University of Vermont Extension
Department of Plant and Soil Science
TAKING CUTTINGS AND
OTHER AUGUST GARDENING TIPS
Charlie Nardozzi, Senior
Dr. Leonard Perry, Extension
University of Vermont
Taking cuttings of azaleas and
favorite annual flowers, harvesting onions, and sowing cover crops are some of
the gardening tips for this month.
To propagate your favorite azaleas, take six-inch
long cuttings from new growth, strip off the lower leaves and remove any flower
buds, dip the cuttings in rooting hormone, then stick the cuttings in moist
seed-starting mix. Make sure the leaves don’t touch the mix. Cover the pot with
a plastic bag to hold in humidity, and set the pot in a cool, shady, protected
location outside. When cuttings have rooted (in about eight weeks) remove the
plastic covering by rolling it back a little more each day, and transplant the
cuttings into a protected location or in a cold frame to overwinter. Be sure to mulch well.
cuttings of favorite geraniums, coleus, begonias, and any other annual flowers
that you want to grow again next summer.
Also, you can bring these plants indoors for the winter if you have a
sunny spot. Several popular bedding
plants are perennial in warm climates and can be brought indoors as houseplants
if you don't wait until the weather gets too cool, which can set them back and
make it hard for them to recover. Gradually move the plants into shadier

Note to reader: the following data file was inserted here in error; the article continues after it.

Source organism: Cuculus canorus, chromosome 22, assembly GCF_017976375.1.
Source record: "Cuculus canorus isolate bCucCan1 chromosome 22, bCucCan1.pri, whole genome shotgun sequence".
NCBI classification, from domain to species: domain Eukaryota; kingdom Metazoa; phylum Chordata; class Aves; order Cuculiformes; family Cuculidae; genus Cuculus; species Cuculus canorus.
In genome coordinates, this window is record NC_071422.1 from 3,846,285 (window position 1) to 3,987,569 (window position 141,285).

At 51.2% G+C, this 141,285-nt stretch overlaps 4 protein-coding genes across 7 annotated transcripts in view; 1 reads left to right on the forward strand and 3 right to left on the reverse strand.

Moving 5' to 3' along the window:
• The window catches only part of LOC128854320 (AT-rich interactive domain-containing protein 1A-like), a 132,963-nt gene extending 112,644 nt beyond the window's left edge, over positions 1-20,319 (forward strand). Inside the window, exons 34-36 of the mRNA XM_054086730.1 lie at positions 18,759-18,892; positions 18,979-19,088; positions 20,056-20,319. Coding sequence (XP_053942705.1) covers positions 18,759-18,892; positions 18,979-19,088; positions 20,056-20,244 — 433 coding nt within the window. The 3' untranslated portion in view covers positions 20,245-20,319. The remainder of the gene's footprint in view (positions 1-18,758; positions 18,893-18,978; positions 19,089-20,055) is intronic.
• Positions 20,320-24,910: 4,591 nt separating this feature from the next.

locations so they are better adjusted to the reduced light levels when you move
Begin harvesting onions when
about half to three quarters of the leaves have died back. Gently dig or pull the onions and store them in a dry,
shady place with good ventilation, such as an outdoor shed or barn, for 10 days
to two weeks. After the onions have cured, separate the young, soft, and
thick-necked bulbs and use them first because they won't store well. Put the rest in slatted crates or mesh bags,
and store them indoors in a basement with low humidity and temperatures between
33 and 45 degrees F.
It’s time to start some mesclun greens and leaf
lettuce in bare spots in the garden for fall picking. Mix in some compost
before seeding and give new seedlings a dose of liquid fish emulsion.
Build the nutrient levels and
organic matter in garden beds by sowing cover crops like annual ryegrass or
buckwheat into empty annual beds. They will grow until winter kills them and
then can be incorporated into the soil in spring. Cut down buckwheat before it
flowers so seeds don't become a problem.
Late summer is a good time to
divide German and Siberian iris, rudbeckia, echinacea, daylilies, and tall
phlox. If plants are blooming well, with
strong stems, and you still have space for them, they shouldn’t need
division. Don't make the divisions too
small or you'll wait longer for blooms. Wait until after bloom to divide. Trim the foliage by at least half before
Be sure to set bearded iris rhizomes (the thick
roots) just barely below the soil surface to prevent rotting. When dividing these iris, check the rhizomes
for mushy areas with borers. Discard
affected roots, making sure to kill the borers.
Return to Perry's Perennial